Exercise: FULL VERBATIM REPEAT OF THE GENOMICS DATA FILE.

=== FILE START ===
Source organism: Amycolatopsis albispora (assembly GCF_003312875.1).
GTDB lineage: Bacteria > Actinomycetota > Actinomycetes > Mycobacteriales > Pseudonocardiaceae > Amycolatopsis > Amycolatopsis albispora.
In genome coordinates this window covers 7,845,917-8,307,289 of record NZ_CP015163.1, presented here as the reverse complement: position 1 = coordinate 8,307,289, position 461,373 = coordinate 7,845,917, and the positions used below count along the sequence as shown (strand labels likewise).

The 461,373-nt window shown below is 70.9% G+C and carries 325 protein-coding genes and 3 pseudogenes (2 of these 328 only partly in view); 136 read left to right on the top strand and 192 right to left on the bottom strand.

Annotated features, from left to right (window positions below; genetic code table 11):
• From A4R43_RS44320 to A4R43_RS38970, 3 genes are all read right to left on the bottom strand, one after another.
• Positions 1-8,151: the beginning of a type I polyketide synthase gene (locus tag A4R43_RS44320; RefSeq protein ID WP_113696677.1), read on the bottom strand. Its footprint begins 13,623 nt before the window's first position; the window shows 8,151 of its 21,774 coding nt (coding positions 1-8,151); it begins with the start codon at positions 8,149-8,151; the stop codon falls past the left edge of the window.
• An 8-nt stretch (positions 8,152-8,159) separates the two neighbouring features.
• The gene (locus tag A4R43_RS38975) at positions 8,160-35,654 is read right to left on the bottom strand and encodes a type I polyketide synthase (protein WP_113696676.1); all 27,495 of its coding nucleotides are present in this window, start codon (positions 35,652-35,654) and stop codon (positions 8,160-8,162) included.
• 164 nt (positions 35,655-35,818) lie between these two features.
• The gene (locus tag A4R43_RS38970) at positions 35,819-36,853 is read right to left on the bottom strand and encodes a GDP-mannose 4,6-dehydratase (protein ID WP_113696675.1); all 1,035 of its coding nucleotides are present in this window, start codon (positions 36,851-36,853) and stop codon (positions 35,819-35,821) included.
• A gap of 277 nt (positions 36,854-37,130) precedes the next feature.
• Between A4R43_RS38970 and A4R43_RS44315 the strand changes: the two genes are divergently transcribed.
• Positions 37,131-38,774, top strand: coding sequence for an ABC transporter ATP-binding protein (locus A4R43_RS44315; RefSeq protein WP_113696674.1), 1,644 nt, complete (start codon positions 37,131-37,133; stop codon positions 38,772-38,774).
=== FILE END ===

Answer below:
Source organism: Amycolatopsis albispora (assembly GCF_003312875.1).
GTDB lineage: Bacteria > Actinomycetota > Actinomycetes > Mycobacteriales > Pseudonocardiaceae > Amycolatopsis > Amycolatopsis albispora.
In genome coordinates this window covers 7,845,917-8,307,289 of record NZ_CP015163.1, presented here as the reverse complement: position 1 = coordinate 8,307,289, position 461,373 = coordinate 7,845,917, and the positions used below count along the sequence as shown (strand labels likewise).

The 461,373-nt window shown below is 70.9% G+C and carries 325 protein-coding genes and 3 pseudogenes (2 of these 328 only partly in view); 136 read left to right on the top strand and 192 right to left on the bottom strand.

Annotated features, from left to right (window positions below; genetic code table 11):
• From A4R43_RS44320 to A4R43_RS38970, 3 genes are all read right to left on the bottom strand, one after another.
• Positions 1-8,151: the beginning of a type I polyketide synthase gene (locus tag A4R43_RS44320; RefSeq protein ID WP_113696677.1), read on the bottom strand. Its footprint begins 13,623 nt before the window's first position; the window shows 8,151 of its 21,774 coding nt (coding positions 1-8,151); it begins with the start codon at positions 8,149-8,151; the stop codon falls past the left edge of the window.
• An 8-nt stretch (positions 8,152-8,159) separates the two neighbouring features.
• The gene (locus tag A4R43_RS38975) at positions 8,160-35,654 is read right to left on the bottom strand and encodes a type I polyketide synthase (protein WP_113696676.1); all 27,495 of its coding nucleotides are present in this window, start codon (positions 35,652-35,654) and stop codon (positions 8,160-8,162) included.
• 164 nt (positions 35,655-35,818) lie between these two features.
• The gene (locus tag A4R43_RS38970) at positions 35,819-36,853 is read right to left on the bottom strand and encodes a GDP-mannose 4,6-dehydratase (protein ID WP_113696675.1); all 1,035 of its coding nucleotides are present in this window, start codon (positions 36,851-36,853) and stop codon (positions 35,819-35,821) included.
• A gap of 277 nt (positions 36,854-37,130) precedes the next feature.
• Between A4R43_RS38970 and A4R43_RS44315 the strand changes: the two genes are divergently transcribed.
• Positions 37,131-38,774, top strand: coding sequence for an ABC transporter ATP-binding protein (locus A4R43_RS44315; RefSeq protein WP_113696674.1), 1,644 nt, complete (start codon positions 37,131-37,133; stop codon positions 38,772-38,774).